BOOT CAMP 554 (10/12/08) – Make Do and Mend, part 6


If your PC is more than three years old and you use it every day then it has probably been switched on and off more than 1000 times. That’s a lot of heating up and cooling down, which as you know makes metals and other materials expand and contract. There’s a lot of metal inside your PC, much of it used to conduct microscopically small and fantastically fast bursts of electricity representing digital data; anything that interferes with its progress, such as a poor or intermittent connection between two metal contacts will stop your computer from working or make it misbehave, in fact it’s a wonder that they work at all...


In the very early days of computing it was a huge problem and it was found that the best way to counter the strains and stresses of thermal shock was to leave them switched on all the time and keep them in temperature-controlled rooms. As computers became smaller and ventured out into the world problems began and until very recently it was not unusual for PCs to develop hard to find intermittent faults after 3 or 4 years of constant use. These were often caused by microchips and poorly designed plugs and sockets working their way loose, so-called contact creep. It has got a lot better and these days most of the components on a computer motherboard are securely soldered in place, though two absolutely critical items, the CPU and memory modules are still mounted in potentially untrustworthy sockets.


Plugs and sockets have also improved enormously yet the problem hasn’t gone away. However, in common with most other potential failure points in a PC it tends not to be a major concern within a computer’s normal working life of between 3 and 5 years, but with many owners hanging onto their machines for longer it’s a problem waiting to happen.


There’s a lot you can do to stop it, though, and all you need is a screwdriver an air duster, a can of contact cleaner and some cotton buds (see this week’s Top Tip). It’s not difficult or dangerous but I seriously suggest that you only attempt it if you have a modicum of DIY skills, your computer is more than 4 years old and it has begun to show signs of cranky behaviour. You should also back up all of your important data, and it really helps if you are patient and methodical -- this is not a job for the short-tempered or accident-prone... We are now ready to begin but before you go any further make sure you have familiarised yourself with the anti-static procedures outlined in part 3


The first step is to disconnect the computer from the mains, unplug all peripherals, remove the lid and take some pictures. That’s right, put your digital camera to good use and take a few photographs of the insides of your machine so that if you get into a muddle – which, incidentally, is quite difficult – you will have a record of where everything goes. If this is the first time you’ve opened up the case it’s probably very dusty inside so spend a few minutes with the Air Duster and blast away the dust and fluff from around the CPU, sockets and all the nooks and crannies. By the way, you might want to do this outside…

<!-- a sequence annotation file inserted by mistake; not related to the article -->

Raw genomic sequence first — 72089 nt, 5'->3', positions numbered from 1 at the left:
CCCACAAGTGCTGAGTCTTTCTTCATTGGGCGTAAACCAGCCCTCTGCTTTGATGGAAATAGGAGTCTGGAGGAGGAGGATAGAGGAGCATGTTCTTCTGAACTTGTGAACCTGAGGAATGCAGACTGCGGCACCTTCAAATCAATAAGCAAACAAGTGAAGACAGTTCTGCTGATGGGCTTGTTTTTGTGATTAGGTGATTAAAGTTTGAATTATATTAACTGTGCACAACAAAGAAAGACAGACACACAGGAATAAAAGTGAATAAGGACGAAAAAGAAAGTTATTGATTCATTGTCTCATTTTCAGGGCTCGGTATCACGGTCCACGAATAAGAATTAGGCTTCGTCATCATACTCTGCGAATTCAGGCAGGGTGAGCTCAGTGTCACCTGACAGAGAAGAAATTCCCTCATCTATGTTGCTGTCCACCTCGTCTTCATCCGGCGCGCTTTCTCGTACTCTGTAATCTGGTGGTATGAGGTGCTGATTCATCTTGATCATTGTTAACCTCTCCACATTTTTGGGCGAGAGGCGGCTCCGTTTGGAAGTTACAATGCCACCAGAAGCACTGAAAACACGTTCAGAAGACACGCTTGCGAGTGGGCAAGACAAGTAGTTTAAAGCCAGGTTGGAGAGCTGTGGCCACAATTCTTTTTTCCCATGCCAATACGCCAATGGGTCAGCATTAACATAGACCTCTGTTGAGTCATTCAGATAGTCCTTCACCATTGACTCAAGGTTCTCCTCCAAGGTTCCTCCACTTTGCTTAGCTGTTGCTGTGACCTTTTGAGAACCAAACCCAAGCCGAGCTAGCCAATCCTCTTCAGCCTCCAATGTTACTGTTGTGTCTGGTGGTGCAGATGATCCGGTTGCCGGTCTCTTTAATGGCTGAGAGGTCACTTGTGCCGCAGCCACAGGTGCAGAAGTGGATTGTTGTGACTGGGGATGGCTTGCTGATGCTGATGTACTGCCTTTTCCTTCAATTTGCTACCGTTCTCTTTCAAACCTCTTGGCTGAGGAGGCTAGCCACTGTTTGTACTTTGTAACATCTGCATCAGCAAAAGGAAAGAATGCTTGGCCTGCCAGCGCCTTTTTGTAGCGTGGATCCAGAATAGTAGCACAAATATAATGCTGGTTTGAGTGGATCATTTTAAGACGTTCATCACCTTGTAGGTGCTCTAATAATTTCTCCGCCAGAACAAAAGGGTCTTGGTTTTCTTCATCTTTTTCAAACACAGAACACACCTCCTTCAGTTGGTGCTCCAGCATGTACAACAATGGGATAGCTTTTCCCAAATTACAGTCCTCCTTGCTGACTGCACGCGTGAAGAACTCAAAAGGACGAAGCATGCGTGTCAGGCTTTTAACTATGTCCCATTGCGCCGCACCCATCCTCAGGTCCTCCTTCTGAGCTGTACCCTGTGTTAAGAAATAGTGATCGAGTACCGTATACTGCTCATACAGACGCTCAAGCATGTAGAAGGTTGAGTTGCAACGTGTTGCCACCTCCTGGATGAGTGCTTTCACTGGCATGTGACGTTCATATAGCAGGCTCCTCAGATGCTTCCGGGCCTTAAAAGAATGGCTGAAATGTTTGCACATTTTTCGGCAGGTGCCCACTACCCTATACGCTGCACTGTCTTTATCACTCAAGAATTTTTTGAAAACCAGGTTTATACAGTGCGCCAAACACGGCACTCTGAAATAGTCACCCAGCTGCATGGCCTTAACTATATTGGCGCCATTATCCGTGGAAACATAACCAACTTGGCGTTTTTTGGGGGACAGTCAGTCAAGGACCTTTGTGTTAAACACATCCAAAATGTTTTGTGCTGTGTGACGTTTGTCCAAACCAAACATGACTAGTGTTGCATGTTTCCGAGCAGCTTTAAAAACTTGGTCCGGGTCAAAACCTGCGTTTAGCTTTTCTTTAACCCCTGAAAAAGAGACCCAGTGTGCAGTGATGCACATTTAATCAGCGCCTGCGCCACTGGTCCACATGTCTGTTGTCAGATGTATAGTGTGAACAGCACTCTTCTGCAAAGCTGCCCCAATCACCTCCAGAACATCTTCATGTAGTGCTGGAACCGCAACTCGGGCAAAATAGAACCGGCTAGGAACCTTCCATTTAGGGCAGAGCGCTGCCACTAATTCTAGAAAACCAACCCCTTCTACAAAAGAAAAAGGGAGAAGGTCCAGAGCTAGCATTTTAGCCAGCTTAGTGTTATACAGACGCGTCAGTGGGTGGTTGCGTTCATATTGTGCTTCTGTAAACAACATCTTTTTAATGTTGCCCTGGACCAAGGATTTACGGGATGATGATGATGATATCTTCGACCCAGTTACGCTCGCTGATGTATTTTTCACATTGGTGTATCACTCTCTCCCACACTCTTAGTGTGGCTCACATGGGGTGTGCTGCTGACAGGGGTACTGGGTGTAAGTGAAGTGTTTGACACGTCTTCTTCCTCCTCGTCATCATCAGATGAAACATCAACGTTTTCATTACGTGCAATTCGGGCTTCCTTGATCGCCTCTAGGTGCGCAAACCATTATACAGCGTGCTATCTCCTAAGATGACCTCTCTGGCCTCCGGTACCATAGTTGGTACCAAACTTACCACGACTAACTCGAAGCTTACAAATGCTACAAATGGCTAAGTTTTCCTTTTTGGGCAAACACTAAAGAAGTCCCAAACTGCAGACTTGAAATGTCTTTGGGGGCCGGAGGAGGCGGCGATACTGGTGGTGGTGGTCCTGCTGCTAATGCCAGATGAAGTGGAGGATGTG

There’s no need to interfere with the CPU and I recommend that you leave it alone as modern ZIF sockets are pretty reliable. On the other hand the sockets holding RAM memory modules can be a source of trouble and iffy contacts cause all sorts of strange problems. I would make this your first port of call and all you have to do is release the module (or modules) one at a time by flipping the latches at either end of the boards. Make a note of its position and orientation – it only fits one way around, as there’s a notch on the lower edge that engages with a ‘key’ in the socket.


Only handle the board by the edges; place it on a flat clean surface. Moisten a cotton bud with some contact cleaner and gently wipe along the row of contacts on both sides. Allow a few seconds for the cleaner fluid to evaporate the pop the module back into its socket. Gently press it into place and the latches will engage. Do not apply excessive pressure, if it doesn’t latch take it out, check the alignment and try again.


Contact cleaner is optional on the next step, which is re-seating the disc drive data and power cables. Removing and replacing the plugs is usually enough to remove any oxides or contaminants coating the contacts but if the PC has been used in a smoky, dusty or humid atmosphere it’s worth giving the plugs a short squirt of cleaner, again, wait for any excess fluid to evaporate before reseating. Only work on one cable at a time and double check it has been replaced in the correct socket and it is firmly seated before moving on to the next one. When you have finished triple check everything is back where it should be then fingers-crossed, replace the lid, plug in the peripherals, connect the mains lead and switch on.


Next Week – Installing XP on Mini Notebook PCs





Can of compressed air or gas, used to blast away dust and fluff



Random Access Memory, a computer's working memory, where programs store data and information when they are running



Zero Insertion Force – socket for microchips, designed to prevent damage with a simple lever mechanism to securely grip the connecting pins.



Most contact cleaners are based on a solvent called IPA (Isopropyl Alcohol), which effectively dissolves and dissipates grease and other residues on metal surfaces. It evaporates quickly and is not toxic, though it can be an irritant, so avoid getting it on your skin or in your eyes and it should only be used in well-ventilated areas as the vapour can make you drowsy. It’s also highly flammable, so no smoking!


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